WASHINGTON – The Trump administration broadened its attack on the Affordable Care Act on Monday, counting a federal appeals court that now believed the entire law should be invalidated.
The administration had previously said that the law's protections for people with Pre-existing conditions should be down, but the rest of the law, including the expansion of Medicaid, should survive.
If the appeals court accepts the Trump administration's new arguments, millions of people could lose health insurance, including those who gained coverage through the expansion of Medicaid and those who have private coverage subsidized by the federal government.
The Justice Department released its new stance in a two-sentence letter to the United States Court of Appeals for the Fifth Circuit, in New Orleans, will elaborate on its position in a letter to be filed later.
In the letter, the Justice Department said the court should affirm a judgment issued in December by Judge Reed O'Connor of the Federal District Court in Fort Worth
Judge O'Connor, in a sweeping opinion, said that the individual mandate requiring people to have health insurance "can no longer be sustained as an exercise of Congress's tax power" Because Congress has eliminated the tax penalty for people who go without health insurance,
Judge O'Connor said, "The individual mandate is unconstitutional" and the remaining provisions of the Affordable Care Act is also invalid
In its letter to the Appeal Court, the Justice Department said on Monday that it is "not urging any portion of the district court's judgment to be reversed." O'Connor's ruling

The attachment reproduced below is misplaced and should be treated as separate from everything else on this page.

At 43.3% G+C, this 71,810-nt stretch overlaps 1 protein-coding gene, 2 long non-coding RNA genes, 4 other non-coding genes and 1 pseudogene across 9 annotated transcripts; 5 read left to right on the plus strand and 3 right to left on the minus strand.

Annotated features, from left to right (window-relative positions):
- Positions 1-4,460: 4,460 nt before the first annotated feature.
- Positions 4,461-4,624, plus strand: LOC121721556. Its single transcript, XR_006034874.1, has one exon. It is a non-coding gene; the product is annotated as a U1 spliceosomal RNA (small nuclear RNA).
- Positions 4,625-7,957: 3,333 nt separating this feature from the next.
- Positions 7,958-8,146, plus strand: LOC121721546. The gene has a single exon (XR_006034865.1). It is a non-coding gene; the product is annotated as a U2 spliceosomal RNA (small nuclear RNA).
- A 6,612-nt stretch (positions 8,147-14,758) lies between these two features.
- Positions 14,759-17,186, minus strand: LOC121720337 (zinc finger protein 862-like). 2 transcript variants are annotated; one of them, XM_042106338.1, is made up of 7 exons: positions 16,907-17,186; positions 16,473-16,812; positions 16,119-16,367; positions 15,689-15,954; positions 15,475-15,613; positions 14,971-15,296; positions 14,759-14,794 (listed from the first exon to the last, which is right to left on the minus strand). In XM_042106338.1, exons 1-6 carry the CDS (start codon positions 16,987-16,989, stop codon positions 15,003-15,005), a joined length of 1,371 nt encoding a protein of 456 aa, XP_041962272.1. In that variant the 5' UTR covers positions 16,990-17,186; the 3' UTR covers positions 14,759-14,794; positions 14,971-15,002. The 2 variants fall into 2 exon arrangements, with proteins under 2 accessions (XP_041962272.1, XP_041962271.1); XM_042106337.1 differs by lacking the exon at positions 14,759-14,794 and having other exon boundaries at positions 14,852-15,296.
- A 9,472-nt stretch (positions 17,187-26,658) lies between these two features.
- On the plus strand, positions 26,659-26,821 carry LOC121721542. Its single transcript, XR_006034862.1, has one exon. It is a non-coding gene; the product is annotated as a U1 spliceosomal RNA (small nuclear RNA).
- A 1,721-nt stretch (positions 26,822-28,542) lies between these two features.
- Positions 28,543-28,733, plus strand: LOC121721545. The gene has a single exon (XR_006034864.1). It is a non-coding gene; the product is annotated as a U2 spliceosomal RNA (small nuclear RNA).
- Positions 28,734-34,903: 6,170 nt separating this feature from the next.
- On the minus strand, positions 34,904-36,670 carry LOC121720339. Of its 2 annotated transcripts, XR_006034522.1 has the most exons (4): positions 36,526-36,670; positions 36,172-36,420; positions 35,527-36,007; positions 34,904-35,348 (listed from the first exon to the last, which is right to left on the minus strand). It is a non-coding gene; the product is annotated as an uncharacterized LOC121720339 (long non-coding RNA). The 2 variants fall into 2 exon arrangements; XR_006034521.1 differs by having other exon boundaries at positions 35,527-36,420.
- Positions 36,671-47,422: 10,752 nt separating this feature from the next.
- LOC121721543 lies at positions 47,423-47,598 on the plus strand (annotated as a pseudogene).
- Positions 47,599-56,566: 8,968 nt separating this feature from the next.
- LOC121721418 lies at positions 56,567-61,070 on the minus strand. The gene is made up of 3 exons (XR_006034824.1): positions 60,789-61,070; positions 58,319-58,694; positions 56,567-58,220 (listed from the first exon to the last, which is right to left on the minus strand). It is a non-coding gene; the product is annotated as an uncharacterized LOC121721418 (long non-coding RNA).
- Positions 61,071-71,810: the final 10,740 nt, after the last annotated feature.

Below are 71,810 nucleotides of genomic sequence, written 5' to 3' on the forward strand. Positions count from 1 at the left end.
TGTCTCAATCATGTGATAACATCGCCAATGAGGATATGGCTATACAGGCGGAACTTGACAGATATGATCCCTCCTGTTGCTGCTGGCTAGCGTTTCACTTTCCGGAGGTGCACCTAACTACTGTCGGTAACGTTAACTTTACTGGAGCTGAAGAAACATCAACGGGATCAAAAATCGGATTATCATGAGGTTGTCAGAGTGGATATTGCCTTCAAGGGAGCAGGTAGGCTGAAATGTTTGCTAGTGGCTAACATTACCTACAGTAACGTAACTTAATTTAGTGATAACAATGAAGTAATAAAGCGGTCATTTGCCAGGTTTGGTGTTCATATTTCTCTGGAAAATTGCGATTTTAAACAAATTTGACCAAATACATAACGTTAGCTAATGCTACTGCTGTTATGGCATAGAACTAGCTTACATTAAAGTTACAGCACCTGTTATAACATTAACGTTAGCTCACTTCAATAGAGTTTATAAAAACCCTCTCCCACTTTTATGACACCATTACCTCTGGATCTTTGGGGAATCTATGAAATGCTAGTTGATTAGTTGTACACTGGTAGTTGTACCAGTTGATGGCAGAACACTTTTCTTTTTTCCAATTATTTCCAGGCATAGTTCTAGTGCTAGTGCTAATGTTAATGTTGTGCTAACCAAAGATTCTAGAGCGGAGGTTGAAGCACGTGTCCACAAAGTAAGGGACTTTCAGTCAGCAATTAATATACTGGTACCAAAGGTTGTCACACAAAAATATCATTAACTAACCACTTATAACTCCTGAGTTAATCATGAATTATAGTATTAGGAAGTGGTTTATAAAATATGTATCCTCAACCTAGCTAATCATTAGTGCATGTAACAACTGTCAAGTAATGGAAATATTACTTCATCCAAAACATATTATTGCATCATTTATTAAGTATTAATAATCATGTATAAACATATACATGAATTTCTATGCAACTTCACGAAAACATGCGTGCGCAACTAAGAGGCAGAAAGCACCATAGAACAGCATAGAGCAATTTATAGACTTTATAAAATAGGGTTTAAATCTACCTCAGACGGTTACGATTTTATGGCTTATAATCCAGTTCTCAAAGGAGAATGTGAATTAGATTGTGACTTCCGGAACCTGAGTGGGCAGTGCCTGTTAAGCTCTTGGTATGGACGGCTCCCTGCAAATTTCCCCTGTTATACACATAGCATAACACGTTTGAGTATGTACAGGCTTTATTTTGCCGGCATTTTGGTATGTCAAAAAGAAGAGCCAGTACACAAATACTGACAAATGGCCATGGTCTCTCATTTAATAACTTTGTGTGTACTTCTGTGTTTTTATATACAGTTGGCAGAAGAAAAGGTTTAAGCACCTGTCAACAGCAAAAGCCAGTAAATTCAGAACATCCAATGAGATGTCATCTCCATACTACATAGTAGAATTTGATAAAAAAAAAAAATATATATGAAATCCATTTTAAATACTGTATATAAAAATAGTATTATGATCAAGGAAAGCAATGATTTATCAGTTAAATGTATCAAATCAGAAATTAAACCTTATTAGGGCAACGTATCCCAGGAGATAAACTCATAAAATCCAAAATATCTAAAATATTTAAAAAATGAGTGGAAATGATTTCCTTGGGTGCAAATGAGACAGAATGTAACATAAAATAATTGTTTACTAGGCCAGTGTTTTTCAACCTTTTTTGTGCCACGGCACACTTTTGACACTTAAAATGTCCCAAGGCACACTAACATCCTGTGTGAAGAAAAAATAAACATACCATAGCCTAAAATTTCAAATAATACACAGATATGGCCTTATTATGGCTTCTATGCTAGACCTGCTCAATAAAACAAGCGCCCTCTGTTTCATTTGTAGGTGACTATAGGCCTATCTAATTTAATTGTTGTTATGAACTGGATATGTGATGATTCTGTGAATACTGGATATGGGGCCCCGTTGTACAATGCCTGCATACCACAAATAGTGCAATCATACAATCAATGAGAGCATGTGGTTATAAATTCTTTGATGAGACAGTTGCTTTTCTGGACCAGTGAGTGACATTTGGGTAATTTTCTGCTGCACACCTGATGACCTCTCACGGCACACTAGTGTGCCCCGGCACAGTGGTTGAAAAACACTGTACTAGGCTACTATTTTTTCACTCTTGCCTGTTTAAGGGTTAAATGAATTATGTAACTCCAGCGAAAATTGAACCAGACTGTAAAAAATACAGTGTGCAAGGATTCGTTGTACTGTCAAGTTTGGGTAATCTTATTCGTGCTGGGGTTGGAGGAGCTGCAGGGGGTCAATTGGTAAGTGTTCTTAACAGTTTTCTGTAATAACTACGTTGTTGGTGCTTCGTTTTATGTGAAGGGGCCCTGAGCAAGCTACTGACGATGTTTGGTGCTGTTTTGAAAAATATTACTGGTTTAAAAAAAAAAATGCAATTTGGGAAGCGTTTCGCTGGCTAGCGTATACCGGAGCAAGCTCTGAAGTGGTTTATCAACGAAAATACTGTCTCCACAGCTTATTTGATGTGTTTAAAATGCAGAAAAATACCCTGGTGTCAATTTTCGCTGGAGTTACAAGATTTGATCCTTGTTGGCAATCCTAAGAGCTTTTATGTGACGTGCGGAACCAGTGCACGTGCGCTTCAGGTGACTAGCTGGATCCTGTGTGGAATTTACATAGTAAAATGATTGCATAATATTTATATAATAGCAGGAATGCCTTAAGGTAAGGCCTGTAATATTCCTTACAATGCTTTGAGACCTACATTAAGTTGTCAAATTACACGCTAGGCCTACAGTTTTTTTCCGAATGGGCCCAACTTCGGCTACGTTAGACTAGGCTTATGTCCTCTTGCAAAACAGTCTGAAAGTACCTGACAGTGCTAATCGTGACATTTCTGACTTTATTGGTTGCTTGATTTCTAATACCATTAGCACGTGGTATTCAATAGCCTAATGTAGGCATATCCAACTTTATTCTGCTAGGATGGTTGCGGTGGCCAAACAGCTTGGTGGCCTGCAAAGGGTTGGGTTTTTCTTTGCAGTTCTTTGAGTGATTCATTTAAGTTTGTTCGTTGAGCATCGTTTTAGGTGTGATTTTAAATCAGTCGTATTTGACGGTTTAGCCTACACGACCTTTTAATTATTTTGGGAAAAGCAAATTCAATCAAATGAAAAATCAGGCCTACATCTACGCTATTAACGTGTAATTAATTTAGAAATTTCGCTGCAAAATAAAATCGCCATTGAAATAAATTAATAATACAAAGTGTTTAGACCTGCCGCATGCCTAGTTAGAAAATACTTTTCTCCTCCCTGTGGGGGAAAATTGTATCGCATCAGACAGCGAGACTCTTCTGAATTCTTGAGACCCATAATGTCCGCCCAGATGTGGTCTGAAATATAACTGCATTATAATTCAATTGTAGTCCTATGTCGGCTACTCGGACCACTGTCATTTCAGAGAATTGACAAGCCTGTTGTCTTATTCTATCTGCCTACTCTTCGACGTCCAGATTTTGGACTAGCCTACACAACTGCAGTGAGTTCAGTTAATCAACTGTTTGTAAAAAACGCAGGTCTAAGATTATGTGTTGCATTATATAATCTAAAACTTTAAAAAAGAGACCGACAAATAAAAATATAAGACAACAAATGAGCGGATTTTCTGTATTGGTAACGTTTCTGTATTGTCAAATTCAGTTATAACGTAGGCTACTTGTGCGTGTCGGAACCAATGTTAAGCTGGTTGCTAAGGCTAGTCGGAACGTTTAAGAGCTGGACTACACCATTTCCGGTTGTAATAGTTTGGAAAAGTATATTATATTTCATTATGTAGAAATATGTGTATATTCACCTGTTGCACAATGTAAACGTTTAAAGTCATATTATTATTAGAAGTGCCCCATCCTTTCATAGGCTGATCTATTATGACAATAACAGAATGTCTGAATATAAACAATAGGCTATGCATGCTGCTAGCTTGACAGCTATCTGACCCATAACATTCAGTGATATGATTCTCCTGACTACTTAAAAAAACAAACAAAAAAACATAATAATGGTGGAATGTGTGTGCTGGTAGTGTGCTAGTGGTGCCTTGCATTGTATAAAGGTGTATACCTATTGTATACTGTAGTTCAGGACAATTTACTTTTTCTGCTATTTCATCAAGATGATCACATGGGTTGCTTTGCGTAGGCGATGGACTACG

In the nine years since it was signed by President Barack Obama, the Affordable Care Act has become embedded in the nation's health care system. It changed the way Medicare pays doctors, hospitals and other health care providers. It has unleashed a tidal wave of innovation in the delivery of health care. The health insurance industry has invented a new business model covering anyone who applies, regardless of any pre-existing conditions.
The law also includes dozens of provisions that are less well-known and not related to the individual mandate. It requires nutrition labeling and calorie counts on menu items at chain restaurants. It requires certain employers to provide “reasonable break time” and a private space for nursing mothers to pump breast milk. The improved prescription drug coverage for Medicare beneficiaries, and the created a new pathway for the approval of less expensive versions of biologic medicines made from living cells
Lawyers said invalidation of the entire law would raise numerous legal and practical questions. It is difficult to imagine what the health care world would look like without the Affordable Care Act.
The Trump administration's new position was critically criticized by the insurance industry and by consumer advocates.
The government's position " said Matt Eyles, president and chief executive of America's Health Insurance Plans.
Leslie Dach, chairman of Protect Our Care, a consumer advocacy group, said: "In November , voters overwhelmingly rejected President Trump's health care repeal and sabotage agenda. But it remains dead set on accomplishing through the courts what he and his allies in Congress could not be legislatively: completely repeal the law, devastate American health care and leave millions of Americans at risk. ”The Trump administration's new stance appears to be put Republicans in Congress in an awkward position. They have repeatedly tried to repeal the health law. But in the last year, they said about and about that they wanted to protect coverage for people with pre-existing conditions, and those protections are among the most popular provisions.
The lawsuit challenging the Affordable Care Act, Texas v. United States, was filed last year at a group of Republican governors and state attorneys general. Officials from California and more than dozen other states have intervened to defend the law.
The Texas lawsuit "is dangerous when it is reckless," Xavier Becerra, the attorney general of California, said on Monday as he filed a letter urging the law court to uphold the law.